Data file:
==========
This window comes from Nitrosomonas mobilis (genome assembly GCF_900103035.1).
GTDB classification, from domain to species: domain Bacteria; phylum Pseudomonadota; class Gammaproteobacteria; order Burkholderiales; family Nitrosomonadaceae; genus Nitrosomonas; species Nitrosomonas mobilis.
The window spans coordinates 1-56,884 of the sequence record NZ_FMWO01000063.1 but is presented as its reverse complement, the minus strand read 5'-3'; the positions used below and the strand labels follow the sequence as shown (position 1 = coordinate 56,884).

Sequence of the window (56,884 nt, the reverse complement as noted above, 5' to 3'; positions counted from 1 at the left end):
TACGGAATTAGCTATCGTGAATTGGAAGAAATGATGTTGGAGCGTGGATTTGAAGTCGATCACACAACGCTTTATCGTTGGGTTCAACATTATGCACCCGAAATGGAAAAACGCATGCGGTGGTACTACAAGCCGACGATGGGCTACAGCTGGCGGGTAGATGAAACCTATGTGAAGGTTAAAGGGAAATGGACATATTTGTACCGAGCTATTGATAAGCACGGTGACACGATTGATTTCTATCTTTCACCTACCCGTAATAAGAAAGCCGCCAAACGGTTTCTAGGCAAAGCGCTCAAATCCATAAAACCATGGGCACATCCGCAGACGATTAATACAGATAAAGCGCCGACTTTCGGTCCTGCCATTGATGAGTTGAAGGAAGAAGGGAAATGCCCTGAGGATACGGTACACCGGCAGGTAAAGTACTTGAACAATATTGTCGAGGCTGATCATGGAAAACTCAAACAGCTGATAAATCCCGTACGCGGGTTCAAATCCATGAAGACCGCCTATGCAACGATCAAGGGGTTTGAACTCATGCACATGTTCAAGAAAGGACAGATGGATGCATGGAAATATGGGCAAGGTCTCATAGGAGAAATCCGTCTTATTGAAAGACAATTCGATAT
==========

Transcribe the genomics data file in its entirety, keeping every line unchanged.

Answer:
This window comes from Nitrosomonas mobilis (genome assembly GCF_900103035.1).
GTDB classification, from domain to species: domain Bacteria; phylum Pseudomonadota; class Gammaproteobacteria; order Burkholderiales; family Nitrosomonadaceae; genus Nitrosomonas; species Nitrosomonas mobilis.
The window spans coordinates 1-56,884 of the sequence record NZ_FMWO01000063.1 but is presented as its reverse complement, the minus strand read 5'-3'; the positions used below and the strand labels follow the sequence as shown (position 1 = coordinate 56,884).

Sequence of the window (56,884 nt, the reverse complement as noted above, 5' to 3'; positions counted from 1 at the left end):
TACGGAATTAGCTATCGTGAATTGGAAGAAATGATGTTGGAGCGTGGATTTGAAGTCGATCACACAACGCTTTATCGTTGGGTTCAACATTATGCACCCGAAATGGAAAAACGCATGCGGTGGTACTACAAGCCGACGATGGGCTACAGCTGGCGGGTAGATGAAACCTATGTGAAGGTTAAAGGGAAATGGACATATTTGTACCGAGCTATTGATAAGCACGGTGACACGATTGATTTCTATCTTTCACCTACCCGTAATAAGAAAGCCGCCAAACGGTTTCTAGGCAAAGCGCTCAAATCCATAAAACCATGGGCACATCCGCAGACGATTAATACAGATAAAGCGCCGACTTTCGGTCCTGCCATTGATGAGTTGAAGGAAGAAGGGAAATGCCCTGAGGATACGGTACACCGGCAGGTAAAGTACTTGAACAATATTGTCGAGGCTGATCATGGAAAACTCAAACAGCTGATAAATCCCGTACGCGGGTTCAAATCCATGAAGACCGCCTATGCAACGATCAAGGGGTTTGAACTCATGCACATGTTCAAGAAAGGACAGATGGATGCATGGAAATATGGGCAAGGTCTCATAGGAGAAATCCGTCTTATTGAAAGACAATTCGATAT